In mild weather, weeds will still appear. Hoe regularly to keep them in check.
Look out for crown rot and brown rots (sclerotinia) on died down perennials, especially if you are on a clay or poorly-drained soil. Be aware that many diseases will overwinter in the soil, or on plant debris. Antirrhinum rust and Delphinium black blotch, as well as sclerotinia, will lay dormant and re-infect plants when they come up the following year. It may be necessary to replant new specimens.
Digging the soil, especially bare patches or newly cultivated land, will expose pest larvae and eggs to birds and frosts, as well as clearing weeds and improving soil structure. Don’t leave soil uncovered for too long, however, as it runs the risk of erosion and washing away of valuable nutrients. Black polythene sheeting will protect it in the absence of planting or mulch.
Protect newly planted trees, hedges and shrubs from wind and cold. A temporary netting windbreak is sufficient where there is no natural shelter.
Straw, bracken, or something similar can be used to pack around deciduous plants and protect them from frost. A wooden frame with clear polythene stretched over it can do a similar job without blocking light from evergreens, but don’t let the polythene touch the foliage, as condensation at these points could freeze, or cause rots.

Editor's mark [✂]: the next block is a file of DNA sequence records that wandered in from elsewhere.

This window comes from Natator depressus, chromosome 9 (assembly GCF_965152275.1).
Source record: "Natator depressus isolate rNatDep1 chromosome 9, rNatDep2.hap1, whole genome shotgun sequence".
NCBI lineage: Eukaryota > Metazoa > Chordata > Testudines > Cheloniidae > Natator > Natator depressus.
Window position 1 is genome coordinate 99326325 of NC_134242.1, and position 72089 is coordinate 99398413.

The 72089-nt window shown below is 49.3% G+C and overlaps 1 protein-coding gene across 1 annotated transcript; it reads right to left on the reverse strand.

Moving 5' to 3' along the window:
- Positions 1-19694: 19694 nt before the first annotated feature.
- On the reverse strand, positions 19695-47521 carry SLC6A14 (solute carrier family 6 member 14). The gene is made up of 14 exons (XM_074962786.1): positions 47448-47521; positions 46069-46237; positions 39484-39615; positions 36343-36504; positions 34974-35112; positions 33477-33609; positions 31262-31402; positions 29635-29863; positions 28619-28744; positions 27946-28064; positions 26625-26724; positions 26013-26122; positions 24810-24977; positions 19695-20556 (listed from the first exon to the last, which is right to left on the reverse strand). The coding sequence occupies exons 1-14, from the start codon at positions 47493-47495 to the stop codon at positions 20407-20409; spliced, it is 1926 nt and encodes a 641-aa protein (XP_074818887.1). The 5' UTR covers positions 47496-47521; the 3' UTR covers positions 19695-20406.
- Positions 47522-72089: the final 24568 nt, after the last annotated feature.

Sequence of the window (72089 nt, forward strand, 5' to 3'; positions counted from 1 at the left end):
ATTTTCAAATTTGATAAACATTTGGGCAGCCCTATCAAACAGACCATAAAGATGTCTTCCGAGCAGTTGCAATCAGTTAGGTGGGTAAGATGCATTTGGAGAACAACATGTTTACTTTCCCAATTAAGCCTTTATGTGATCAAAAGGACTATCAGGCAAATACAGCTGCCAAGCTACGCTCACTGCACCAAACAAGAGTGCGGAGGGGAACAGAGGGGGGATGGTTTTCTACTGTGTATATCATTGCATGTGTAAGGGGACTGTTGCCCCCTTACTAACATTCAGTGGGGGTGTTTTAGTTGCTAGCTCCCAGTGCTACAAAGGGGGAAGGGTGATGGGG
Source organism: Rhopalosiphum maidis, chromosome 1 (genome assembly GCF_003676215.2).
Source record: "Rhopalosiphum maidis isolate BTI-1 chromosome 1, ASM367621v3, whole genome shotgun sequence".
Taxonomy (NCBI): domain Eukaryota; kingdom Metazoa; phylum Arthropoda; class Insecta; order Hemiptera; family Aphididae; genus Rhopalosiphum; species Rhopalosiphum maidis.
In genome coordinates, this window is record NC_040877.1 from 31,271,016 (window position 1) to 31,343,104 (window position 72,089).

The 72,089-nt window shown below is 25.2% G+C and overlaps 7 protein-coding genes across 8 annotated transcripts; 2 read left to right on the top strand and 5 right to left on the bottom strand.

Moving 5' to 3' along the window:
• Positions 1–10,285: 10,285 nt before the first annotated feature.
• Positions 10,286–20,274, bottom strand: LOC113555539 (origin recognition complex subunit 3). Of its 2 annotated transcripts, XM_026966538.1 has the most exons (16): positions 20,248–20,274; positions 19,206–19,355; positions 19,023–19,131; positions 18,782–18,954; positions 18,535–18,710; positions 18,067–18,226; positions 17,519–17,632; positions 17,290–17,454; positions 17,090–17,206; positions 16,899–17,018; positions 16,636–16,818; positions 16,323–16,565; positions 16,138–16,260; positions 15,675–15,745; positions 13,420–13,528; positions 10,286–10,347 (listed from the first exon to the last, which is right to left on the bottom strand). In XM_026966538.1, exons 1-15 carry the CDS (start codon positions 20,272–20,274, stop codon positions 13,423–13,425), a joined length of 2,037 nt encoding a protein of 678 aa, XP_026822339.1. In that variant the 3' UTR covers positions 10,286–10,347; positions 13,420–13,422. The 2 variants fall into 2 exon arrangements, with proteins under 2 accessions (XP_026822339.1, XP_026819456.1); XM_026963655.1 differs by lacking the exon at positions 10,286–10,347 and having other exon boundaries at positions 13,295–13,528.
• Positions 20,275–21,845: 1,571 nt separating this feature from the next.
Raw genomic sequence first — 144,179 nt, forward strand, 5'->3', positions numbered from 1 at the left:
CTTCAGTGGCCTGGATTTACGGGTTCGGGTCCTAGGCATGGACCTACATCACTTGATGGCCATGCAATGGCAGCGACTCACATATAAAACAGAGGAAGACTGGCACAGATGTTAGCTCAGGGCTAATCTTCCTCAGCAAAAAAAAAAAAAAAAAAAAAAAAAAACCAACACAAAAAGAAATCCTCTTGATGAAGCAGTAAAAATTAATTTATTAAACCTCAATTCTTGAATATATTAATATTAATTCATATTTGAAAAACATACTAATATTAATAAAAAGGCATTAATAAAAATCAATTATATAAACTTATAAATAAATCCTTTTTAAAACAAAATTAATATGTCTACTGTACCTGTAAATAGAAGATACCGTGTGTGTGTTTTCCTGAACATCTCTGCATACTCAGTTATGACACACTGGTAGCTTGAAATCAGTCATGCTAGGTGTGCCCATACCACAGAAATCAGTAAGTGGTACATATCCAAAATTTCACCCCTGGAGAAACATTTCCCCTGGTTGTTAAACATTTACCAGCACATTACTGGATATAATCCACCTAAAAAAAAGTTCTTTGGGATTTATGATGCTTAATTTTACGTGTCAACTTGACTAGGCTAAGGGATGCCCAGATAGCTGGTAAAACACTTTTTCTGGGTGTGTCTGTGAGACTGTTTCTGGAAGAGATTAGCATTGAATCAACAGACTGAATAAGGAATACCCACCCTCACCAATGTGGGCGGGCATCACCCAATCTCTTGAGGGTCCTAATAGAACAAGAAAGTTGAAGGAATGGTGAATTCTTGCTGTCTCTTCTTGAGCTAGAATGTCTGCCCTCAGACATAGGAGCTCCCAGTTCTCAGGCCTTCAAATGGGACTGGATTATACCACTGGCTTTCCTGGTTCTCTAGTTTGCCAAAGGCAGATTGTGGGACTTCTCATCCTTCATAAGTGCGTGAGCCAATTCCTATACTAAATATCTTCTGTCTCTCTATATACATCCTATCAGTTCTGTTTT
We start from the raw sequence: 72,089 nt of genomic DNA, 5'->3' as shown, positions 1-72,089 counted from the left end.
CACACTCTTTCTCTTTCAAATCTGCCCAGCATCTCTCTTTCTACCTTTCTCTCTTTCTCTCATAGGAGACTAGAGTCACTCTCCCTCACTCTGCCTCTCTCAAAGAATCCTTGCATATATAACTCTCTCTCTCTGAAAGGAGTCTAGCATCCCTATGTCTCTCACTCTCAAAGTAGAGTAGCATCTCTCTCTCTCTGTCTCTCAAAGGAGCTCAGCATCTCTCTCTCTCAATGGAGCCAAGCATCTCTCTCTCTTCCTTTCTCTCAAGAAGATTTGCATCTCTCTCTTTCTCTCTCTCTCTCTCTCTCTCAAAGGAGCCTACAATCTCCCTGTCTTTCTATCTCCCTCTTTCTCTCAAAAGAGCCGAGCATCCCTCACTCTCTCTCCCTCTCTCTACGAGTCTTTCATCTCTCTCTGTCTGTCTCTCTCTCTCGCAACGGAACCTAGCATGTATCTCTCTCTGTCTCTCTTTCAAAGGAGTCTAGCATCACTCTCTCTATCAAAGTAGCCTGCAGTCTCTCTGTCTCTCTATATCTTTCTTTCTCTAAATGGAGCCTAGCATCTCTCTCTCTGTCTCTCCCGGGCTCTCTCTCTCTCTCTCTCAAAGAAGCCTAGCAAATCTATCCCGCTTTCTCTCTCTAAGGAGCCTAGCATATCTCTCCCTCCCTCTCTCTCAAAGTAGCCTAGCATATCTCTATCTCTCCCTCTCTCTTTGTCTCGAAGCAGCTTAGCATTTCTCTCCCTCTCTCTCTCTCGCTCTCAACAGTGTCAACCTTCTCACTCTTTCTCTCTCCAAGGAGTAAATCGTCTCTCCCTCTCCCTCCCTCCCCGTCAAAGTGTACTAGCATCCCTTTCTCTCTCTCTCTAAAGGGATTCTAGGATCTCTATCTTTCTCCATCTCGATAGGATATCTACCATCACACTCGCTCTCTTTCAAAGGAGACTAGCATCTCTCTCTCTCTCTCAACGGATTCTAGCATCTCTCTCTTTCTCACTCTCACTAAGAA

If there is snow in your area, then you may need to brush this off the branches of conifers. Heavy snowfall can splay branches and spoil the shape of the tree.
Phytophthora root rots can cause dieback on mature trees and shrubs. Wet winter weather and poorly-drained soils are likely to encourage this problem on susceptible woody plants.
Rabbits, deer and squirrels can be a nuisance as the weather gets colder, gnawing the bark from shrubs and trees. Placing guards around new woody plants are advisable.
Cyclamen can be sown now, with a bottom heat of 12-15°C (54-60°F). They will need about 14 months to produce flowers.
Maintaining some air movement in the greenhouse or conservatory, even when the weather is cold, will help to reduce problems with fungal diseases such as Botrytis (fluffy grey mould). Opening vents slightly (but not enough to create damaging draughts) in the morning, and then closing them in the early afternoon to conserve heat, will provide enough ventilation to help keep fungal problems at bay.
This is a good time to clean all your old pots and seed trays, so that they are ready for next spring’s flurry of activity. Thorough cleaning will reduce pest and disease problems, and will make your propagation and sowing yields much greater.
Ensure all standpipes and irrigation lines are drained, to avoid damage caused by water freezing inside them.
Clean and sharpen secateurs ready for pruning deciduous trees and shrubs over the winter. Special ceramic tools are available to allow awkwardly shaped and angled blades to be sharpened with ease. Spare springs and replacement blades can also be purchased for more expensive models.
Now is a good time to consider installing garden lighting, water pipes and drainage, and to make plans for garden projects.